Hip dysplasia, elbow dysplasia, and cranial cruciate ligament injuries are examples of common joint issues they face.

Next, some owners may view the fact that a change in behavior is not always guaranteed after neutering their Aussie as a negative.

Some dogs may even become more aggressive in certain circumstances, but this is more of an exception than the rule.

Thirdly, some dog owners have mentioned that their dog’s coat texture changed after being corrected as a result of hormonal changes.

However, this condition is actually very rare, except for in spaniel breeds like the Cocker Spaniel, where it seems their coat tends to become fluffier.

Last but not least, and maybe most importantly for some dog owners, you won’t be able to breed your dog.

For those who want to preserve the lineage of your purebred Australian Shepherd, you won’t be able to breed your dog with another purebred if it has been fixed. The process is irreversible.

What is the Best Age to Neuter an Australian Shepherd?

What is the Best Age to Neuter an Australian Shepherd?

If there’s only one thing you should take away from this post, it’s this.

There is a lot of misinformation on the internet about the best age to neuter your dog. Most frequently, it is suggested that you should do it when your puppy is between the age of 6 months and 1 year.

study discovered that this is not always the case and should be looked at on a breed-to-breed basis.

For an Australian Shepherd, it is safe to neuter it between the often suggested age range of 6-12 months without any significant increase in the risk of cancer.

The actual procedure only takes around 30 minutes, and when done correctly, your dog won’t feel any pain or discomfort for the rest of its life.

I would advise you to find a vet that has lots of experience in this area so that your dog gets the best care and treatment.

Recommendations from friends and reviews online will help you out.

What Are the Risks Involved in Neutering Your Australian Shepherd?

Although neutering your dog is a very common procedure and is thought to be quite a low risk one, that does not mean there is absolutely no risk.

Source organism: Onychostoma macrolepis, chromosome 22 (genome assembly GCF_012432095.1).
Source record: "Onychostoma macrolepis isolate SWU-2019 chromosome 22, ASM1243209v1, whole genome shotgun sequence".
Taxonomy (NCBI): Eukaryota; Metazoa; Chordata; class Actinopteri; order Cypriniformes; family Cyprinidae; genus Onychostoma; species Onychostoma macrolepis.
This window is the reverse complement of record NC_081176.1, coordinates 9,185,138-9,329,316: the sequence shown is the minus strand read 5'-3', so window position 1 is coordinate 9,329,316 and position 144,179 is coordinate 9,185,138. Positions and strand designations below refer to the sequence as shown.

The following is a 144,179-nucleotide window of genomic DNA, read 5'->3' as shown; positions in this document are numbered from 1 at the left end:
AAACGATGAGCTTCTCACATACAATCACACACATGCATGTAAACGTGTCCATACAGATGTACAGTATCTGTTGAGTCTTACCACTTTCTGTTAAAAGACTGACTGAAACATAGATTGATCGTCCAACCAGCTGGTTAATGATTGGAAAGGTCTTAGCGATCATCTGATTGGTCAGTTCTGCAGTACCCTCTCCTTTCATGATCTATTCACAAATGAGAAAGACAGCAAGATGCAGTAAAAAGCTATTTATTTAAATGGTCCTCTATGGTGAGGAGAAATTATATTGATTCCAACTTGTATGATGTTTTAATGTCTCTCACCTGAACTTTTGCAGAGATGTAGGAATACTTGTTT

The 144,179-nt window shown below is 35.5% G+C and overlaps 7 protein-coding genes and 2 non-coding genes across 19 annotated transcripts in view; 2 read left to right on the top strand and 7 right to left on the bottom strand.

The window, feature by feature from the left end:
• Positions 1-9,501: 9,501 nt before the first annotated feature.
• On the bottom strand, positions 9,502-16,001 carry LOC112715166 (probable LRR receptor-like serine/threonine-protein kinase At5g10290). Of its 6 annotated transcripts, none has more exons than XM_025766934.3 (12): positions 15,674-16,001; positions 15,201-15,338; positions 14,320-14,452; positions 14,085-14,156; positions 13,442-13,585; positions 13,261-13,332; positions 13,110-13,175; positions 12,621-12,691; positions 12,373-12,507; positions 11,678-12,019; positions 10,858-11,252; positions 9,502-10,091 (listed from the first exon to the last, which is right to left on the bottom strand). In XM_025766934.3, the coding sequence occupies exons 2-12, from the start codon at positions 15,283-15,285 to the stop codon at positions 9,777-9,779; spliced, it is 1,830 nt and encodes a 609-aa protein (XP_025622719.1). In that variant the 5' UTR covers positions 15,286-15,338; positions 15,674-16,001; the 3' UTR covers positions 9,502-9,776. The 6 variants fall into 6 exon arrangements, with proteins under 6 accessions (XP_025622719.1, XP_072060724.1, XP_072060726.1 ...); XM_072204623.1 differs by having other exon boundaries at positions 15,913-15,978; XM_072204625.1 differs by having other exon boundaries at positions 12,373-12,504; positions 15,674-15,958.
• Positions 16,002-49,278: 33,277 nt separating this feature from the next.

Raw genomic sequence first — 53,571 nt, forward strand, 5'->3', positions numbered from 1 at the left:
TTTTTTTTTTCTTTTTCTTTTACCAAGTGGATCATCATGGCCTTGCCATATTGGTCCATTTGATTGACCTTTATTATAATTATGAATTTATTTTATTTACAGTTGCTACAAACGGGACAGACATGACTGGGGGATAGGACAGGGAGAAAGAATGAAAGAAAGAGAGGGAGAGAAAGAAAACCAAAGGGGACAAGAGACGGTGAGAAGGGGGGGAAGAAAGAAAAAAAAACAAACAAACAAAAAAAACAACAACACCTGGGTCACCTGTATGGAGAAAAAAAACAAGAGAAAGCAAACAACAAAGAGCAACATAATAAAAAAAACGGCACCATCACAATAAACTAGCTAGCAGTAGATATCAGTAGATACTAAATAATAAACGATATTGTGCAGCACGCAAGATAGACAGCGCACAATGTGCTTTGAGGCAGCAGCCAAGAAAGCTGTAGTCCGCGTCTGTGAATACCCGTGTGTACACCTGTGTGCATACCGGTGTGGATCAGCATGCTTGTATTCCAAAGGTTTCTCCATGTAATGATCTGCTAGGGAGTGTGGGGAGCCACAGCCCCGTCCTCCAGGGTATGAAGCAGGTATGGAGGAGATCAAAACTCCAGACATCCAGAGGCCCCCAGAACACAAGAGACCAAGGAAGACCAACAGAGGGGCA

Here are the risks you should be aware of:

  • Post-op complications: As with any surgery, there is always a risk of infection, bleeding, and complications from the surgery itself. However, most of them are readily resolved with medication
  • Anesthesia risks: When anesthesia is involved, just like there are with any medical operation, there will be dangers such as allergic responses, respiratory problems, or, in extreme circumstances, death
  • Orthopedic risks: Neutering can also increase the possibility of orthopedic conditions such as hip dysplasia and cruciate ligament injury. This is because of the hormonal balance that influences how bones and joints grow.

Reading this will surely cause some stress, but don’t worry, there are quite uncommon these days, especially since this surgery is so commonly performed.

Care and Recovery After Neutering Your Dog

Most dogs will take closer to 2 weeks to fully recover from being neutered, although some may take a bit longer than that.

During this time, it’s important to pay attention to your dog’s health and keep an eye out for any unusual symptoms or changes.

When your dog is neutered, he’ll need plenty of fluids and rest.

You should also be aware of some weird behavior like constantly sitting after being neutered, or if you have a female dog that has been spayed, watch out for it trying to scratch its spay incision with its hind legs.

Make sure you are providing him with plenty of water after the surgery, and don’t be afraid to give him a few extra naps if he seems tired.

Most veterinarians will recommend giving your dog a painkiller after the surgery, and you should also be careful that he doesn’t jump around or play vigorously during this recovery period.

Your dog will also need an e-collar to prevent it from licking or biting at its surgical incision or wound after neutering.

Last but not least, do wait at least 2 weeks before showering or grooming your dog after desexing.

Should You Neuter Your Australian Shepherd?

It goes without saying that if you plan to breed your Aussie, this is not an option.

Ultimately, as a dog owner, it is up to you to make that choice.

Both sides of the argument will have a valid point of contention in this never-ending discussion.

As the dog’s owner, you must take a position and act in the dog’s best interests.

Do as much research as you need to while attempting to keep emotions out of the conversation.

Doggy says, you might be interested in this too: Pros and Cons of Neutering a Bernese Mountain Dog

In Conclusion: Pros and Cons of Neutering an Australian Shepherd

It can be difficult for you to decide whether to neuter your dog, but if you do, stick with it.

Before you go ahead, make sure you are doing it for the correct reasons by assessing the benefits and drawbacks of the procedure.

If you’ve determined that having your dog neutered is the best course of action, get ready for the process, learn about all the dangers, and make sure your dog comes home with lots of affection.

Check out other dog care articles such as potty training regression after neutering, why does your puppy hold pee all night but not during the day, how to remove sticky bandage from a dog, and many more on our blog!

You’ve made it to the end, but I hope it’s not the end of our journey. We want to hear your voice! Share your thoughts, problems, suggestions, or anything related to your dog in the comments section. And don’t forget to join our newsletter today too.

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Zack Keithy
Zack Keithy

Hey, I'm Zack, the Chief Editor here. I was formerly a Certified Veterinary Technician (CVT) for a good 6 years before moving on to greener pastures. Right now, I am still heavily involved in dog parenting duties, and it is my desire to share all our knowledge with fellow dog owners out there! Connect with me on LinkedIn, or read more about Daily Dog Drama!